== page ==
Field guide to investors
Stock surveillance, and more specifically shareholder ID, is key to companies facing shareholder proposals or upcoming merger votes as a way to strategically target proxy solicitation efforts. But it also has a place as a day-to-day tool to manage investor targeting.
Investor relations and corporate governance departments spend much of their time trying to get a good view of their actual and potential shareholder base, and gauge their opinions on a range of matters. Market intelligence firms say the task of identifying shareholders has three parts: accurate share register analysis, institutional background information and comparative peer investment analysis. With tens of thousands of institutional investors, and a flood of cross-border investment, IR teams may find it difficult to keep the players straight.
That’s why surveillance firms keep dossiers on the funds with such information as briefs on their investment strategy, top buys and sells, and peer ownership comparisons. ‘At the top level, it is sort of a who’s who of the capital markets,’ says Charles Hamlyn, business development director with London, Sydney and Hong Kong-based Orient Capital.
Mark Simms, CEO of London- and New York-based Capital Precision, says the investment profile is one part of a broad-based capital markets audit. Using proprietary research, his analysts examine a fund’s investment prospectus and its stated investment strategy and cross-reference that information with what is seen in the fund’s holdings. ‘We talk with the portfolio manager if required to get clarity and look at other sources,’ Simms adds.
The investment profiles, which have scores of data points, form the basis of some matchmaking. ‘From a corporate standpoint, our products are used to arrange meetings,’ says Peter Juhng, a senior partner with the market intelligence firm Illios Partners. ‘If you are planning a roadshow and have meeting requests, you can read up on the firms. You can generate unlimited profiles.’
The information helps identify less visible and accessible prospects. ‘Investor relations officers know their top investors very well,’ Hamlyn says. ‘If you are going on a roadshow, this may help target some institutions not in your top 20.’
There are many good reasons for companies to rely on broker-led investor targeting, but the resulting agenda may not always be desirable. Often, corporate access managers at the large brokers and investment banks who arrange meetings for company investor relations and governance teams favor their biggest fee-generating clients, such as hedge funds, that may be of little consequence, troublemakers or otherwise not essential for management to meet with in person.
A smart solution is to cross-reference the broker supplied list with that from the surveillance firm before finalizing meeting schedules. ‘It acts as a bit of a counterbalance to companies that otherwise are being closely guided into
a particular set of meetings,’ Hamlyn says. ‘The people making those introductions might have incentives around fees [from the most active traders].’
Preparation is key
Using surveillance to profile an investor also helps smooth meetings, and IROs are employing it to prepare executives. ‘The greatest encounter a CEO or CFO can have with an investor is one in which he actually knows what the investor wants to hear ahead of time. Are they interested in cash flow? Are they interested in margin expansion or are they interested in the top line?’ asks one IRO, speaking not for attribution. ‘So if you brief them before you go into each of those meetings with what the investor wants to get at, that creates a much tighter connection.’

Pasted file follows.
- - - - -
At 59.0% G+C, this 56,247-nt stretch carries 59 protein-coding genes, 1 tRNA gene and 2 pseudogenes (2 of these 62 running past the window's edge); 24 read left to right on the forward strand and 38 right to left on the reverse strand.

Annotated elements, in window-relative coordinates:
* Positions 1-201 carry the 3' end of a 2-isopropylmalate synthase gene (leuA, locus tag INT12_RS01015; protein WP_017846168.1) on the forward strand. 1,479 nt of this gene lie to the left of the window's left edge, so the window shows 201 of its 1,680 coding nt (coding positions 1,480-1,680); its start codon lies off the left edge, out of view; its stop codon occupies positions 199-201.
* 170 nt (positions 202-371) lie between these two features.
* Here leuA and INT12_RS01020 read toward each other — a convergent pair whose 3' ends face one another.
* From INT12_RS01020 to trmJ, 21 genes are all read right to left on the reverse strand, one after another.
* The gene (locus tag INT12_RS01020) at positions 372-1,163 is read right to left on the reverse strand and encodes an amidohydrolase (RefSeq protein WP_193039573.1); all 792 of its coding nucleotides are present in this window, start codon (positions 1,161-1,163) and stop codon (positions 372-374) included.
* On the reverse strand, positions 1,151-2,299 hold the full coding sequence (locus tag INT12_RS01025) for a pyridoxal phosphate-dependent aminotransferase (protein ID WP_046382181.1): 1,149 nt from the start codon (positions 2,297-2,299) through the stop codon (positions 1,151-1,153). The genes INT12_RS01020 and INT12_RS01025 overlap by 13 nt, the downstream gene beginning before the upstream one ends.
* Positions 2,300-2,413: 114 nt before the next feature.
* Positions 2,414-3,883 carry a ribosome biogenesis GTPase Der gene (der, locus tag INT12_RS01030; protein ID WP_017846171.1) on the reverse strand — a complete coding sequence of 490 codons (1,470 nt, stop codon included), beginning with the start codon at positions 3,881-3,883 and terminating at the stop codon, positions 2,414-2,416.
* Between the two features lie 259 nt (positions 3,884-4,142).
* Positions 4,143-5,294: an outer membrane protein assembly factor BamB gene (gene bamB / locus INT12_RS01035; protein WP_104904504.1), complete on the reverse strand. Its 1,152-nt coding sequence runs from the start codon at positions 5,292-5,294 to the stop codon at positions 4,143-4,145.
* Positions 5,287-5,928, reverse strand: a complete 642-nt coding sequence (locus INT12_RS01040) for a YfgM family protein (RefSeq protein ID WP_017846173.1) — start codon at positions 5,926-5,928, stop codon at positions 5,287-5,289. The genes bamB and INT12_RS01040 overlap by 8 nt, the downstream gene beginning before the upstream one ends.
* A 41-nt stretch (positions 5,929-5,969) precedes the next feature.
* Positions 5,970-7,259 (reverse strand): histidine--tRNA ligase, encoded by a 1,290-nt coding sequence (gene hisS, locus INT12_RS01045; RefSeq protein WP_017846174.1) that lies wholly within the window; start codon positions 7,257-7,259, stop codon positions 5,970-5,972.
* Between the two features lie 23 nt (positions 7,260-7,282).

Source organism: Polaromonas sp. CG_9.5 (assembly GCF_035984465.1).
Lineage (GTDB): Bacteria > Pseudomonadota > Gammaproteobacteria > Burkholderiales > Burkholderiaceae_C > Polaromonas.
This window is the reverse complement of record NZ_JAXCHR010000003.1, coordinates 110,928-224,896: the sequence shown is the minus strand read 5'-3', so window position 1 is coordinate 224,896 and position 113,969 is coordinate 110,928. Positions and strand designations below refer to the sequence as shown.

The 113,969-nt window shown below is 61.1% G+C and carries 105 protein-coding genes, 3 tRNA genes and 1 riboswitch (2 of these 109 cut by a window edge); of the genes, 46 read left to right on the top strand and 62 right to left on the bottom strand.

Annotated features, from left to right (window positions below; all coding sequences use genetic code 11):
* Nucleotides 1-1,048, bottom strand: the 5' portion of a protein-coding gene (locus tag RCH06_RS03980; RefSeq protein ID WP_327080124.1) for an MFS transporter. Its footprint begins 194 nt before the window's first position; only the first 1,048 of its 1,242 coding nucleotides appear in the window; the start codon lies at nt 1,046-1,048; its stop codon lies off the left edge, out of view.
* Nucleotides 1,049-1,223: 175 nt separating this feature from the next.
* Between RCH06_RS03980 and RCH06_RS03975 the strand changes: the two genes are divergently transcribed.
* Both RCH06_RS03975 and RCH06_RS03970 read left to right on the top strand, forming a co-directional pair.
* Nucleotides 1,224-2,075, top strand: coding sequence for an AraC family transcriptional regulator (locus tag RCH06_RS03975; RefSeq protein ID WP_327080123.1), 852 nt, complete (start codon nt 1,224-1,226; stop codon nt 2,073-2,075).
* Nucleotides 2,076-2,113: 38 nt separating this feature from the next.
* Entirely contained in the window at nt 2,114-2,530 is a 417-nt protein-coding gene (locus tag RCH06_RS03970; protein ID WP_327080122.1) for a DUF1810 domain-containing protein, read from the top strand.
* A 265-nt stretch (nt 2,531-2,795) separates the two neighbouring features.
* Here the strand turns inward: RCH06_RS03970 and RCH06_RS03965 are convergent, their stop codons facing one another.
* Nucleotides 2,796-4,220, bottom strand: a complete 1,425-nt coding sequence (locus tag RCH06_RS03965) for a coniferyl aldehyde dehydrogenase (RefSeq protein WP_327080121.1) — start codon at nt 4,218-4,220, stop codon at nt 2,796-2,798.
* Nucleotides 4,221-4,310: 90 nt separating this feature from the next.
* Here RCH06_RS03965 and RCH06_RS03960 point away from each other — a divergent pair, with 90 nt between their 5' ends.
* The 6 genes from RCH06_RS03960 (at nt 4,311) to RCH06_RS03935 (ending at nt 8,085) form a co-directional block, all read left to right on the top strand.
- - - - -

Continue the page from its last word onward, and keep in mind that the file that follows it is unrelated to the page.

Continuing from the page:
So what do you actually get for your money? The basics of an investment profile include some fund history, holdings by markets, global offices, manager bios and source of funds whether pension fund, high net worth clientele or other derivation. Surveillance firms also tie profiles in with contact management software so corporates can track interaction with the investors.
Compiling the dossiers takes digging and patience. ‘There are a number of ways we get our data,’ Hamlyn says. ‘There are vendors that provide public ownership data. We also run analyses on a universe of 450 share registers. And absolutely, we conduct our own research and it is led by a former fund manager.’
A large number of investors see their strategy as proprietary and shun surveillance. ‘Hedge funds are harder,’ says Juhng. ‘Many are super-secretive, but our research team has good information and connections that open a lot of doors.’
Over time, surveillance firms are filling in the landscape. Orient Capital’s database, for example, is global and has been in the making for 20 years. Illios aims to get a profile for every institutional investor, and in most cases has holdings or a general background of the firm, Juhng says.
Contrary to their reputation, US portfolio managers are often the most open, Simms says: ‘It largely comes down to how we articulate why it is the information is being gathered. Once they understand management is trying to maximize the value of that investment, they are a bit more cooperative.’
Providers do contend with the problem of information overload and do highly edit the data presented to companies. Surveillance clients can also take control of the databases, and strip out the bits they want. ‘Your aim is to deliver neither more nor less than what the IRO or board is looking for,’ Hamlyn says. ‘You want to avoid heaping reams of data on them.’
IROs may find there is a logic to using advisers who are close to the market who can slash their administrative burden and provide a sounding board for targeting and profiling. ‘Because of the independence and empowerment of this type of data and because of the IR-specific focus,’ Hamlyn says. ‘I hope and think I can see a coming of age of this type of product.’